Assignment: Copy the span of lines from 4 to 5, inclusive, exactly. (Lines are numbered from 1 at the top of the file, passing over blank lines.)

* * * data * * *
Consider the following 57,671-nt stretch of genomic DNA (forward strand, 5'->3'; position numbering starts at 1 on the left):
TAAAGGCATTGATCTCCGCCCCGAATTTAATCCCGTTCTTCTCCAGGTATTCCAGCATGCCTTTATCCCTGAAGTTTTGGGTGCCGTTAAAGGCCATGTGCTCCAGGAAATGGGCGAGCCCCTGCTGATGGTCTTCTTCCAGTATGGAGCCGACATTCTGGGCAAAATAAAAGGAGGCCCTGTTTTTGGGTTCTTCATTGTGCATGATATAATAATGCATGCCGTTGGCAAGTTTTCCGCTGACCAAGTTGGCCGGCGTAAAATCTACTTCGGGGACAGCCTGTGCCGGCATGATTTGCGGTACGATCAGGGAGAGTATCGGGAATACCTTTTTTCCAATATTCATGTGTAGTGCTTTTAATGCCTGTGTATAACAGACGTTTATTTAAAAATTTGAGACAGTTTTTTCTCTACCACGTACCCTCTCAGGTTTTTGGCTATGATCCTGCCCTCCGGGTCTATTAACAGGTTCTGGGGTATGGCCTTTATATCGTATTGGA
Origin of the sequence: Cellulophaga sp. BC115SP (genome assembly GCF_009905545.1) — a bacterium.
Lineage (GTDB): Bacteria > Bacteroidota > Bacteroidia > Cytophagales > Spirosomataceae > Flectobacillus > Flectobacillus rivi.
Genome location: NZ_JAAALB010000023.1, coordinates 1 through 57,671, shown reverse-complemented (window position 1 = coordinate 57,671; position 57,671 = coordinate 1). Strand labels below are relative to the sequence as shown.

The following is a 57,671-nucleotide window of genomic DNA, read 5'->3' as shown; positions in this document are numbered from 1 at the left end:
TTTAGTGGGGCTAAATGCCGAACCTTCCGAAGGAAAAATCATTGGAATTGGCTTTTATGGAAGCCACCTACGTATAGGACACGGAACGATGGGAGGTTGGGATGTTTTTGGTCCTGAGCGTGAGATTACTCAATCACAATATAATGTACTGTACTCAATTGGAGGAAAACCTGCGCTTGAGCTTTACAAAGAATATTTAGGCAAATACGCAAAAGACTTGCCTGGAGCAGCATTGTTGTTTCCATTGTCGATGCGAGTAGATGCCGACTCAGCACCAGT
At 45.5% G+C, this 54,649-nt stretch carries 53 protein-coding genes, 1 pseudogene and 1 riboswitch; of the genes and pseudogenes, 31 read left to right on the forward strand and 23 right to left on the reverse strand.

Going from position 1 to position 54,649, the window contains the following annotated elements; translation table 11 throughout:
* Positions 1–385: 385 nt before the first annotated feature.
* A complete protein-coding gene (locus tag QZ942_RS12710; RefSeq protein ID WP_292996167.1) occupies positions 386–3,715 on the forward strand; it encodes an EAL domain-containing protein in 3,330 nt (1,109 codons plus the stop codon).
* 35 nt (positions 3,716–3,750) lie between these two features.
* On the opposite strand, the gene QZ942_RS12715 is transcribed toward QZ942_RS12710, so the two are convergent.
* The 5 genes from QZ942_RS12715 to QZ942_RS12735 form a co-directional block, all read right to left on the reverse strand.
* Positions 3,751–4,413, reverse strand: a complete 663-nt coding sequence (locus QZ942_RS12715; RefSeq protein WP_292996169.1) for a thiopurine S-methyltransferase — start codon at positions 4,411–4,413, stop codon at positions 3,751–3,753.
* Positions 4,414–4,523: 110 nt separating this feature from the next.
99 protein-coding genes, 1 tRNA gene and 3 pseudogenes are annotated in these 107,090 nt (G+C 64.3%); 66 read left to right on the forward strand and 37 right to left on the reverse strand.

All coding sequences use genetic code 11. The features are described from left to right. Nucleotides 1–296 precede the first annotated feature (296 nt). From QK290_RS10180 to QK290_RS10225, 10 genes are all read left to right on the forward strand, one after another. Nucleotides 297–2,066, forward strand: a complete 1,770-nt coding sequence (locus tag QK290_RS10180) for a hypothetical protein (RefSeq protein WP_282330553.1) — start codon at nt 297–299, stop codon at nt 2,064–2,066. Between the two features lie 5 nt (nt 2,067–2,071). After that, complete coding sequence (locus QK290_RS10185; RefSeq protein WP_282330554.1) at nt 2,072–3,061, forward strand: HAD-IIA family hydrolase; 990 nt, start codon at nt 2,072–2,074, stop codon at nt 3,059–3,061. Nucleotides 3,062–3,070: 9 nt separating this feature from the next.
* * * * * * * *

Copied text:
Lineage (GTDB): Bacteria > Bacteroidota > Bacteroidia > Cytophagales > Spirosomataceae > Flectobacillus > Flectobacillus rivi.
Genome location: NZ_JAAALB010000023.1, coordinates 1 through 57,671, shown reverse-complemented (window position 1 = coordinate 57,671; position 57,671 = coordinate 1). Strand labels below are relative to the sequence as shown.